Until the birth of TCP/IP and the World Wide Web, all channels of communication were linear. In fact, they still are. The hypertext or link that was brought upon by Internet browsing allowed users to choose their own browsing path through different sites based on their likes, searches, preferences or curiosities. The hyperlink offered non-linear navigation which allowed visitors to the same site to choose different paths and destinations.

Therein lies the business

Every time a user clicks a link they are telling us one way or another what it is they are looking for or what interests them. Being able to analyze that information, which at first glance doesn’t seem so important, is revolutionizing the way business is done in the world.

One company that has been able to take advantage of user browsing habits and interactivity with different pages and sites is, of course, Google. This company has had it very clear that they needed to offer basic services to the user (Gmail, Youtube, Google Plus, Google News, etc.), completely free, in exchange for the information that these services generated when being used.

But, not everyone knows how to get the most out of this type of data and make a business out of it. Information has become very complex and it has, above all, come to the end of its first phase.

In the case of Google, the strategy for capturing information has been to parse or analyze millions of web pages and capture the keywords used for searching. The equation is easy if you know what is being searched for, who is doing the searching, and where to find it. The searched item only needs to be shown to the user and a business is born.

In other cases, the use of cookies to analyze browsing habits and link clicking creates what is called Big Data. But the age of hypertext is coming to its end, since web content has less and less text and we are seeing more and more photos, audio, and video. The next phase of the information business is hypercontent.

What is hypercontent?

Hypercontent is interactive content, content that offers the user different alternatives to choose from. One clear example would be Instagram photos or Youtube videos and all the information that comes with them. The tendency we have see with companies like Google or Facebook is to develop technologies that monetize the content containing information (photos or video), since users show habits of wanting to read less and see more, which changes the model for capturing information.

While it may seem easy, it is quite complex to know what products, brands, services and experiences a photo or video may contain, and especially which users are interested in them. To know this, we need the photo or video to be tagged, archived, and connected to an action that piques the interest of the user when they interact with said content.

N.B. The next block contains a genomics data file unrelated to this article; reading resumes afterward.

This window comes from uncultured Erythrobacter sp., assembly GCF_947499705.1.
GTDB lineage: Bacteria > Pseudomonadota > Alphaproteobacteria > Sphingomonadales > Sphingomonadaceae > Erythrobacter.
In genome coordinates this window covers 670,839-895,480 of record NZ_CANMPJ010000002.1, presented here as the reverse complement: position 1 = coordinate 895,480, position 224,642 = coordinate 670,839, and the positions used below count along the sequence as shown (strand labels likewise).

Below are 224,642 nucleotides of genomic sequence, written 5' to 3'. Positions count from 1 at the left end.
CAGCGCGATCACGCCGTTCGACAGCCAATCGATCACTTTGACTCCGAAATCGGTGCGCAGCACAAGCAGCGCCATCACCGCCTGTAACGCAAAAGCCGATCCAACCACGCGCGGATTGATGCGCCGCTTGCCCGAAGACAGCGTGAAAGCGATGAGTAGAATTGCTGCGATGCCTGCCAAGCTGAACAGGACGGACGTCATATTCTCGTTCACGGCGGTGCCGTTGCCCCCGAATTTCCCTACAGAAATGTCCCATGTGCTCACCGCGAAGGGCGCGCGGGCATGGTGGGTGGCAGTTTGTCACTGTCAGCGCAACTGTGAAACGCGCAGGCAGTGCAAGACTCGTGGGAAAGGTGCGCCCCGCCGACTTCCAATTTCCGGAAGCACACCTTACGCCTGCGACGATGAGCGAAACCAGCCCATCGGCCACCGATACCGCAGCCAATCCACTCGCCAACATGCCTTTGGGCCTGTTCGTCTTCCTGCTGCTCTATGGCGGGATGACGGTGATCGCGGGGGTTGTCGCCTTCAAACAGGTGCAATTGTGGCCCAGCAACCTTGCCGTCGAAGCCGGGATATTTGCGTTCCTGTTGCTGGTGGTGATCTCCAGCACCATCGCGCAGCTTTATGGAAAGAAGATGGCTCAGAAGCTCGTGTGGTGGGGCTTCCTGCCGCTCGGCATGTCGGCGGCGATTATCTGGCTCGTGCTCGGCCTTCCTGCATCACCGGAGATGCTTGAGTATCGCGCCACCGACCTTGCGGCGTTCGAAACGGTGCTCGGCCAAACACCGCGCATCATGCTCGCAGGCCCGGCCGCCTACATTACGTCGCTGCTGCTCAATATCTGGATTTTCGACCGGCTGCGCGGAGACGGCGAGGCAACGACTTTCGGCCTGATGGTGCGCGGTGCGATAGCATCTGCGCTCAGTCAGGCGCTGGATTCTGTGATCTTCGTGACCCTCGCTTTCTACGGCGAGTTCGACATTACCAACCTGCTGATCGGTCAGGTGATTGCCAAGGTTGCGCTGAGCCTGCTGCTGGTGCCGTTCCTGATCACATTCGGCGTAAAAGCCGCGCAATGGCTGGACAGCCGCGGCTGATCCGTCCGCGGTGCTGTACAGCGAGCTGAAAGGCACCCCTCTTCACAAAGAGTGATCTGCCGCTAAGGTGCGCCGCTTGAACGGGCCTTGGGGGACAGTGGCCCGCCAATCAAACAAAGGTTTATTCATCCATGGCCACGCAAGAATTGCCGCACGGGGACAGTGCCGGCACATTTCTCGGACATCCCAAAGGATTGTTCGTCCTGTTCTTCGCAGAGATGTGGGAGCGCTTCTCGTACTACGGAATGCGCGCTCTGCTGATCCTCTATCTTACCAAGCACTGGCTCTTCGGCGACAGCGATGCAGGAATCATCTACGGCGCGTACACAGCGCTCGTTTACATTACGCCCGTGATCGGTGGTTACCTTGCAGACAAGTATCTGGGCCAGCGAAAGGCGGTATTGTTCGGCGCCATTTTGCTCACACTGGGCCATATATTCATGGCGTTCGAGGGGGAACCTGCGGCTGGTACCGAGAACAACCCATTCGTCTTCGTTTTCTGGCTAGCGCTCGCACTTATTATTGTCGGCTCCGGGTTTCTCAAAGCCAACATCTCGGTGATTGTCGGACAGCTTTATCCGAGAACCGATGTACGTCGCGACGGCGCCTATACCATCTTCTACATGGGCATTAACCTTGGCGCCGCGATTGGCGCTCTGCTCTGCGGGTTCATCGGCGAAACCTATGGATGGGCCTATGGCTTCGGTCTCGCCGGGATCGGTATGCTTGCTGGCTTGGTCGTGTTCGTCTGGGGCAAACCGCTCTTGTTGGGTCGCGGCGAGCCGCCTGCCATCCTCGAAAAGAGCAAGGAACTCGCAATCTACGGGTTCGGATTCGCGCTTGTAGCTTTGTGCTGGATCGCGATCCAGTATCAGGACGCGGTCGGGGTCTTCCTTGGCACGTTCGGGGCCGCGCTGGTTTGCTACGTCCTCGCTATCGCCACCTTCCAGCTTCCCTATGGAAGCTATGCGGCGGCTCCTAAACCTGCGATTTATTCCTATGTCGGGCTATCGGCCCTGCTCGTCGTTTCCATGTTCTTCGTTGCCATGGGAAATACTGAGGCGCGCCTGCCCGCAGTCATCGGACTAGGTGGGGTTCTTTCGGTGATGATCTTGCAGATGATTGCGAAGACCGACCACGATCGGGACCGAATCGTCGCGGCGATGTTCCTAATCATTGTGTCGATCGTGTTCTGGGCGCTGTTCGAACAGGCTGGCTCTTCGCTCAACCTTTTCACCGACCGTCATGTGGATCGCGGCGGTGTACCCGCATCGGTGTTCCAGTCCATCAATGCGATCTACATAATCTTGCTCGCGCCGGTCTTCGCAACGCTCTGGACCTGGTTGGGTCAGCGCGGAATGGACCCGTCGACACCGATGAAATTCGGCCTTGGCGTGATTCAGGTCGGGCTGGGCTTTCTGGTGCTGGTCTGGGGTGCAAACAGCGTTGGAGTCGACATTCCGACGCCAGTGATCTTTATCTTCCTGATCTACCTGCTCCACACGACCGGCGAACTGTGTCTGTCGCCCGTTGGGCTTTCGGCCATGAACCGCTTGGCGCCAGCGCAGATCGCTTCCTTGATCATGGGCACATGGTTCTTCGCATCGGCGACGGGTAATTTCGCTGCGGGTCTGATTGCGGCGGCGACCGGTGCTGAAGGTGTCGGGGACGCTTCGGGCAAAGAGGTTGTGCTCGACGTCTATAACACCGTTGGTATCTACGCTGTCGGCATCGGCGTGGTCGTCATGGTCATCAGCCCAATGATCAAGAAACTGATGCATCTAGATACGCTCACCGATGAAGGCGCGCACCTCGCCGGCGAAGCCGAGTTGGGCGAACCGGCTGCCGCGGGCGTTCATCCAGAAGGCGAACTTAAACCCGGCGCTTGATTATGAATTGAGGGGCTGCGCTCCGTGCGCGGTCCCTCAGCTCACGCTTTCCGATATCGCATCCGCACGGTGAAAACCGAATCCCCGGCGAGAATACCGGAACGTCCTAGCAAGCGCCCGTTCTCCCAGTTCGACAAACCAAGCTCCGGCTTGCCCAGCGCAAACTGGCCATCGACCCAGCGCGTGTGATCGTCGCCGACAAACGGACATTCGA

Tagging systems have evolved, but we have yet to see a global tagging solution for products and experiences that can encompass hypercontent. It’s a multi-million dollar business that will lead to an intelligent web of vertical data capable of knowing each individual user’s tastes and interests.

In the end, this data will mean the ability to make sales if we focus the business on e-commerce. Being able to sell to the whole world from just one place has completely changed the way we value the sales process. Proximity is playing less of a role while price becomes more important. Trying on or testing something where it’s sold is taking a back seat to recommendations and influences. Nowadays, you can sell any item to anybody in the world whilst only having to know what they want and when they want it.

Personally, I think that it’s a good thing for companies to know certain information about us. The way this information is handled is the key to making sure that the data we provide these companies is used our benefit in the end rather than being used against us.

From our incubator at Atomic Internet we are researching and developing technology for a global tagging system making it easy to tag any item found within Internet content, wherever it may be found and from any type of device. We will be able to store all the items that you see and like, whether it be from TV, on your mobile, or in a shop window. The evolution from networks to the Internet of things and the fact that all of it can be connected opens up a whole new area for business. When it comes to the Internet, this is only the beginning.